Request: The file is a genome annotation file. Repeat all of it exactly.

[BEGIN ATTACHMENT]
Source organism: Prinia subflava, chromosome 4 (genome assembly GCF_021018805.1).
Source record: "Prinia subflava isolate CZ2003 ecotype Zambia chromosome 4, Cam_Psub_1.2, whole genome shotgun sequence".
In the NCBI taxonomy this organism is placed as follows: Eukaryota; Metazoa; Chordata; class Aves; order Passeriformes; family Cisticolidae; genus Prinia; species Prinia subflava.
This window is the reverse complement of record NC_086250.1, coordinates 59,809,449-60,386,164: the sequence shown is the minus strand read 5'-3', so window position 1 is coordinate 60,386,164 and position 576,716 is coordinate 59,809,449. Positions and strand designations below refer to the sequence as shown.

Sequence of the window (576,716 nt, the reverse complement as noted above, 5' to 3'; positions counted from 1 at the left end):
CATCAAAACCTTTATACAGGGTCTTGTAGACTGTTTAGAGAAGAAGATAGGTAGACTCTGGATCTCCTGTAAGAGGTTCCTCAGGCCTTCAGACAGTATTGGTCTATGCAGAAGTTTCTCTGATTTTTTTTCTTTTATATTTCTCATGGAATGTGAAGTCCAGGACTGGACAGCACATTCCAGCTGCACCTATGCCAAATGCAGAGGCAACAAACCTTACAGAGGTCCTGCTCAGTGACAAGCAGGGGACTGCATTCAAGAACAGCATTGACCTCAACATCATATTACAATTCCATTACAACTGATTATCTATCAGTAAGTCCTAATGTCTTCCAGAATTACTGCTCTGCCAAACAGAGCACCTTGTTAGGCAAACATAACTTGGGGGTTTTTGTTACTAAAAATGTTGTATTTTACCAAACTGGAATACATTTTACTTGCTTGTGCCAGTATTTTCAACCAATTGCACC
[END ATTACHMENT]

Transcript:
Source organism: Prinia subflava, chromosome 4 (genome assembly GCF_021018805.1).
Source record: "Prinia subflava isolate CZ2003 ecotype Zambia chromosome 4, Cam_Psub_1.2, whole genome shotgun sequence".
In the NCBI taxonomy this organism is placed as follows: Eukaryota; Metazoa; Chordata; class Aves; order Passeriformes; family Cisticolidae; genus Prinia; species Prinia subflava.
This window is the reverse complement of record NC_086250.1, coordinates 59,809,449-60,386,164: the sequence shown is the minus strand read 5'-3', so window position 1 is coordinate 60,386,164 and position 576,716 is coordinate 59,809,449. Positions and strand designations below refer to the sequence as shown.

Sequence of the window (576,716 nt, the reverse complement as noted above, 5' to 3'; positions counted from 1 at the left end):
CATCAAAACCTTTATACAGGGTCTTGTAGACTGTTTAGAGAAGAAGATAGGTAGACTCTGGATCTCCTGTAAGAGGTTCCTCAGGCCTTCAGACAGTATTGGTCTATGCAGAAGTTTCTCTGATTTTTTTTCTTTTATATTTCTCATGGAATGTGAAGTCCAGGACTGGACAGCACATTCCAGCTGCACCTATGCCAAATGCAGAGGCAACAAACCTTACAGAGGTCCTGCTCAGTGACAAGCAGGGGACTGCATTCAAGAACAGCATTGACCTCAACATCATATTACAATTCCATTACAACTGATTATCTATCAGTAAGTCCTAATGTCTTCCAGAATTACTGCTCTGCCAAACAGAGCACCTTGTTAGGCAAACATAACTTGGGGGTTTTTGTTACTAAAAATGTTGTATTTTACCAAACTGGAATACATTTTACTTGCTTGTGCCAGTATTTTCAACCAATTGCACC